Ein Ionenfallenchip des Braunschweiger Start-ups QUDORA. Auf solchen Strukturen werden einzelne Ionen gezielt platziert und als Qubit genutzt. Foto: QUDORA Technologies

To aid effective technology transfer, DLR has established two innovation centres, one at its Ulm site and one in Hamburg. There, contracted companies and research teams have access to clean rooms, offices, workshops and laboratories. DLR research projects, industry, the start-up scene and future users of quantum computing come together here. By combining infrastructure and expertise, DLR enables deep-tech start-ups without their own laboratories and production facilities to develop and manufacture their own hardware and technologies at an industrial level. Ultimately, the quantum computers created as part of the DLR QCI will be made available to DLR institutes and interested partners via a quantum computing platform. By fostering the close connection between research, science, industry and business, DLR is supporting the German government’s goal of putting Germany and Europe in a prime international position and consolidate their status at the forefront of this technology. DLR commissions complete systems that it can use itself, while at the same time enabling start-ups to develop their ideas to market maturity. The resulting intellectual property will remain with DLR to enable the strategic development of these technologies in Europe without the risk of expertise moving abroad.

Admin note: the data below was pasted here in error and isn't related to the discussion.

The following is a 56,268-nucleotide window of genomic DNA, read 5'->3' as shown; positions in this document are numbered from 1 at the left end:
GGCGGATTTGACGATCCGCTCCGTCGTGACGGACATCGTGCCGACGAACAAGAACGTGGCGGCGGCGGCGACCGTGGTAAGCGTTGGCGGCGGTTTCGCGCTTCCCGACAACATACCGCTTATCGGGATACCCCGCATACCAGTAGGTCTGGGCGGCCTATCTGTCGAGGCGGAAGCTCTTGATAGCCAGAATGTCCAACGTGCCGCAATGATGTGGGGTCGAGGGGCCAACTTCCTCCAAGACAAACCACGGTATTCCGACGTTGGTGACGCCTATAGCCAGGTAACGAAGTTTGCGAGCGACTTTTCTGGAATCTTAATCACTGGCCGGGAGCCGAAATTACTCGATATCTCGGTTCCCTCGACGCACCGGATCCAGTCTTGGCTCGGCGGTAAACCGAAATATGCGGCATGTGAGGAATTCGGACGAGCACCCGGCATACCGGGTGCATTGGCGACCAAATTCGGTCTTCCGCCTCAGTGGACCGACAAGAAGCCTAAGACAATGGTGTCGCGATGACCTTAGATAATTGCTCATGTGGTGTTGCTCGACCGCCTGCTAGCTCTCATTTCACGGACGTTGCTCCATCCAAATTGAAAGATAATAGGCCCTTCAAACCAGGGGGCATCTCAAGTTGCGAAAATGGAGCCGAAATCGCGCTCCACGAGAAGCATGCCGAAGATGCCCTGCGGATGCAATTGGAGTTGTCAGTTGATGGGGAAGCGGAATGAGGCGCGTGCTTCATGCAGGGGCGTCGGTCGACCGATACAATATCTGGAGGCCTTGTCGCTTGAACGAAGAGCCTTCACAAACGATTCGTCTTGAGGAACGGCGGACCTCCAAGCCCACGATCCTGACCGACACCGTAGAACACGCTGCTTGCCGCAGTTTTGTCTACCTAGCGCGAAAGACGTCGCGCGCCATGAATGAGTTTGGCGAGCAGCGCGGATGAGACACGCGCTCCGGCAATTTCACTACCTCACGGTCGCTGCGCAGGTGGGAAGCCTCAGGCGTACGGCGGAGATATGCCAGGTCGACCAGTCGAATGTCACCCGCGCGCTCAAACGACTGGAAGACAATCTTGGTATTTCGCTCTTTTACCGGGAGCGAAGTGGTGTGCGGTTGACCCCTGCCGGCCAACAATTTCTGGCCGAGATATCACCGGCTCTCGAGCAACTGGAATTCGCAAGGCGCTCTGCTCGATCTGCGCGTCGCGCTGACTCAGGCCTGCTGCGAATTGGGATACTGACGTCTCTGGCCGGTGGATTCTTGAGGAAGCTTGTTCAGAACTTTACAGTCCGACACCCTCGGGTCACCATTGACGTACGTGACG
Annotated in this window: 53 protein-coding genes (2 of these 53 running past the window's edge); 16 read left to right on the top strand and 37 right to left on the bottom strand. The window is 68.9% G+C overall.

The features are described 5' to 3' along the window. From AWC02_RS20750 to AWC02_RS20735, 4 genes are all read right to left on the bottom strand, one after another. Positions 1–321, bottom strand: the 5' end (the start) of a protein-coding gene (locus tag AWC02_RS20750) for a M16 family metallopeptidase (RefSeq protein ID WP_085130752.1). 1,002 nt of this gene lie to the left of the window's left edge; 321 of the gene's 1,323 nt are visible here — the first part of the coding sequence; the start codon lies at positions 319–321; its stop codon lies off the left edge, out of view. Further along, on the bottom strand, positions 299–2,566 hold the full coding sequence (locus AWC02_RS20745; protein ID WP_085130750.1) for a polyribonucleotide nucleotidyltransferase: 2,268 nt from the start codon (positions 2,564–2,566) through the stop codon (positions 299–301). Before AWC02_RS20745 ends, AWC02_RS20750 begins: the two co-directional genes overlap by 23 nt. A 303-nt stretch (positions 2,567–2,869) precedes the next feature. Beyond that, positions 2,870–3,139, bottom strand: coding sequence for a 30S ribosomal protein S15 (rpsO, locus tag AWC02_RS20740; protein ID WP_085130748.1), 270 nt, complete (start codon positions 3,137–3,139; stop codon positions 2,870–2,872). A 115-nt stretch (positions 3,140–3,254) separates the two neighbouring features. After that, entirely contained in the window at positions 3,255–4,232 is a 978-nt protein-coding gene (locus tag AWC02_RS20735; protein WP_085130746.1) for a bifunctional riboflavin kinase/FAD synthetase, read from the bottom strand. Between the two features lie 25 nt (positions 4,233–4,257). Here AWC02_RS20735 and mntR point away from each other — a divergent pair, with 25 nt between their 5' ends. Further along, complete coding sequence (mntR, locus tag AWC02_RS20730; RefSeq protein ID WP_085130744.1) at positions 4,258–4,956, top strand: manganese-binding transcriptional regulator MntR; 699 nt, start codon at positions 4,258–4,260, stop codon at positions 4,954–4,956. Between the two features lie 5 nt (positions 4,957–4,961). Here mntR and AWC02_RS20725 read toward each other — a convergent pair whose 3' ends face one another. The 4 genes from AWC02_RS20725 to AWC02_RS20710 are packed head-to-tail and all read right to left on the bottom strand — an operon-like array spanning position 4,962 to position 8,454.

As such, the delivery of the XQ1i marks an important milestone for DLR. As it is independent of external quantum resources and completely self-sufficient, DLR researchers can interact directly with the qubits of the XQ1i, measure them, change them and connect them to computational operations. “These are the kinds of experimental experiences that you cannot have on a simulator,” says Axmann. “This will allow our research teams to use future, much more complex quantum computers of this type in their research and development work.”

Enormous potential for business and research

The start-up Planqc, from Garching, near Munich, is developing an advanced quantum computer for the DLR QCI using neutral atoms. Foto: Axel Griesch, Max-Planck-Institut für Quantenoptik